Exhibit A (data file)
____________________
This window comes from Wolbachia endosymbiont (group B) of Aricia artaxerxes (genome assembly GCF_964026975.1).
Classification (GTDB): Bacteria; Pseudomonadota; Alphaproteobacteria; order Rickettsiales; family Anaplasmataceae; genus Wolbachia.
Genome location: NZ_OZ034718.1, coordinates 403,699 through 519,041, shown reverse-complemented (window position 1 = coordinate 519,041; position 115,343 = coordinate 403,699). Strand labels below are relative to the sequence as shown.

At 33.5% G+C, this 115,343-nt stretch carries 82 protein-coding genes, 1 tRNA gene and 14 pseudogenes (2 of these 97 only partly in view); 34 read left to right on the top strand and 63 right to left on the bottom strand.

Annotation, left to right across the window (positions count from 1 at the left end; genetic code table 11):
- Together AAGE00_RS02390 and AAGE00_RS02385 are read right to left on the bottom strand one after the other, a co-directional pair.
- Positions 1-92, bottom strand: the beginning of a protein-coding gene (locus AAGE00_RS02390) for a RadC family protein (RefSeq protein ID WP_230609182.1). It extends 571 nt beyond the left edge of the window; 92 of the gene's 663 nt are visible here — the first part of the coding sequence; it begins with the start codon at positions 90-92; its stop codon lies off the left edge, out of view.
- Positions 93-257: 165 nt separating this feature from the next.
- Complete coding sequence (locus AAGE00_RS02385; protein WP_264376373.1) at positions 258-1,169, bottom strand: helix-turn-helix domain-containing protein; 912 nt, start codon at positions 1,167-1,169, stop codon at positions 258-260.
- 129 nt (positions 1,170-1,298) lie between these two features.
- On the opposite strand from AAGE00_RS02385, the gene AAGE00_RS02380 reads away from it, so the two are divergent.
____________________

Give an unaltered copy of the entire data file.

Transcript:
This window comes from Wolbachia endosymbiont (group B) of Aricia artaxerxes (genome assembly GCF_964026975.1).
Classification (GTDB): Bacteria; Pseudomonadota; Alphaproteobacteria; order Rickettsiales; family Anaplasmataceae; genus Wolbachia.
Genome location: NZ_OZ034718.1, coordinates 403,699 through 519,041, shown reverse-complemented (window position 1 = coordinate 519,041; position 115,343 = coordinate 403,699). Strand labels below are relative to the sequence as shown.

At 33.5% G+C, this 115,343-nt stretch carries 82 protein-coding genes, 1 tRNA gene and 14 pseudogenes (2 of these 97 only partly in view); 34 read left to right on the top strand and 63 right to left on the bottom strand.

Annotation, left to right across the window (positions count from 1 at the left end; genetic code table 11):
- Together AAGE00_RS02390 and AAGE00_RS02385 are read right to left on the bottom strand one after the other, a co-directional pair.
- Positions 1-92, bottom strand: the beginning of a protein-coding gene (locus AAGE00_RS02390) for a RadC family protein (RefSeq protein ID WP_230609182.1). It extends 571 nt beyond the left edge of the window; 92 of the gene's 663 nt are visible here — the first part of the coding sequence; it begins with the start codon at positions 90-92; its stop codon lies off the left edge, out of view.
- Positions 93-257: 165 nt separating this feature from the next.
- Complete coding sequence (locus AAGE00_RS02385; protein WP_264376373.1) at positions 258-1,169, bottom strand: helix-turn-helix domain-containing protein; 912 nt, start codon at positions 1,167-1,169, stop codon at positions 258-260.
- 129 nt (positions 1,170-1,298) lie between these two features.
- On the opposite strand from AAGE00_RS02385, the gene AAGE00_RS02380 reads away from it, so the two are divergent.